White confronts the conventional account of the relationship between the New Deal and the Constitution in his latest book on constitutional law and the Supreme Court. It is widely believed that the New Deal and the high court justices at the time pushed the Constitution toward a radical and politically-motivated interpretation. White examines five broad categories of cases—due process, foreign affairs, administrative agencies, free speech, and New Deal economic legislation—as well as the background and actions of justices to refute this account. He says legal and historical analyses do not support the view that the Constitution and the New Deal became neatly aligned during the late 1930s and 1940s.
The End of Homework. By Etta Kralovec and JOHN BUELL '67. Boston, Mass.: Beacon Press, 2000. 119 pp. $18 hardbound.
Using both historical and contemporary studies, field work, and their own experience, the authors examine an entrenched aspect of American education: homework. The authors
explore the context in which school work is assigned and completed, in both the classroom and the home. They argue homework is detrimentally time-consuming—sacrificing playtime, important socialization, and extracurricular activities, and favors children who have quiet home lives with computers, educated parents, and libraries. Kralovec and Buell present an argument for school reform, how to help kids learn without loading down their backpacks.
Market Research Matters. By ROBERT DUBOFF '70 and Jim Spaeth. New York, N.Y.: John Wiley & Sons, 2000. 312 pp. $34.95 hardbound.
Done correctly and creatively, market research is extremely valuable in keeping one's business alert to upcoming dangers and opportunities, these authors say. Market information separates winners and losers. This book provides a guide to researching future variables, including brands, customer loyalty, competition and the Internet, providing tools to improve overall business strategy and operations.
The Depth of the Riches: A Trinitarian Theology of Religious Ends. By S. MARK HEIM '72. Grand Rapids, Mich.: William B. Eerdmans Publishing Company, 2001. 312 pp. $35 hardbound.
Heim seeks to answer the question "How can Christians reconcile their understanding of unique salvation in Christ with differing religious views?" Two critical aspects of Christian theology—salvation and religious ends, particularly heaven and hell—are explored, and Heim proposes a new perspective on a religious pluralism that allows the celebration of different religious ends. He outlines the significance of the Trinity of the Christian tradition and applies it to understanding other specific religions such as Islam. Heim ends by applying his viewpoint to interfaith relations.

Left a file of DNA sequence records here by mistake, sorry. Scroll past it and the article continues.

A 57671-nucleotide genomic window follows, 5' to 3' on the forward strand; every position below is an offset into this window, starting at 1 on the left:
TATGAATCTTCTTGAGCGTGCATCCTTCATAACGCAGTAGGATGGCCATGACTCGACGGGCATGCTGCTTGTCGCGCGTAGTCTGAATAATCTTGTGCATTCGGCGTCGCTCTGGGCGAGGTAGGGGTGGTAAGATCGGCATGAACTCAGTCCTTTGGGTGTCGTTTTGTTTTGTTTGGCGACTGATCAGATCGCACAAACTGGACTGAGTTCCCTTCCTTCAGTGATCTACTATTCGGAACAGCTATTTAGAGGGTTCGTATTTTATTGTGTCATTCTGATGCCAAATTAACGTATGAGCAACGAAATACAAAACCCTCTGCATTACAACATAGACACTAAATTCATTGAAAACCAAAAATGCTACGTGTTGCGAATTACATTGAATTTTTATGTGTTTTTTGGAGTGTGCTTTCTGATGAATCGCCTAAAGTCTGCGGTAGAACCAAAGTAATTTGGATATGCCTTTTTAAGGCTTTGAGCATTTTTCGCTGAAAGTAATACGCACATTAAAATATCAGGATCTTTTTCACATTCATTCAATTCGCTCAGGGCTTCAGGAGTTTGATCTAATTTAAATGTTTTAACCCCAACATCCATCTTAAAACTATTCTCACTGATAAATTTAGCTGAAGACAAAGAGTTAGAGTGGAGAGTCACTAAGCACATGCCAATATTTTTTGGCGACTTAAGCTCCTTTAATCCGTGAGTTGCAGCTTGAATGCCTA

From the Puritans to the Projects: Public Housing and Public Neighbors. By LAWRENCE VALE '81. Cambridge, Mass.: Harvard University Press, 2000. 460 pages. $45. Hardbound.
With broad historical scope, Vale examines America's public housing as an institution. He begins nearly 350 years ago and traces the nation's attitude toward the urban poor as reflected in the policies and the buildings made for them. He studies Boston's story specifically—and the Boston Housing Authority—but also questions larger, current efforts seeking a return to a reward-based system for the working class.
Winning the Management Wars. By BRUCE TULGAN '89. New York, N.Y.: W. W. Norton, 2001. $26.95 hardbound.
Tulgan is the founder of RainmakerThinking, Inc., a research and consulting company that focuses on the working lives of young people in the new economy. This book investigates and offers solutions for recruiting and retaining the best available talent in today's business world. Tulgan says managers must respond to the stubborn independence of those born after 1963 and learn to be more effective leaders.
All Knowing, All Merciful and Other Stories. By JAMES THOMSON '92. Tucson, Ariz.: Hats Off Books, 2000. 204 pp. $13.95 paperback.
The eight stories in this collection are full of "insane lies and fevered gibberish," readers are warned by the back cover. The stories detail a nameless crime, a killing in Mauritania, the destruction of an Age of Heroes and a little-known twist to the French Revolution, among other topics—tales covering an exotic range of subject and character.
Compiled by Jennifer Acker '00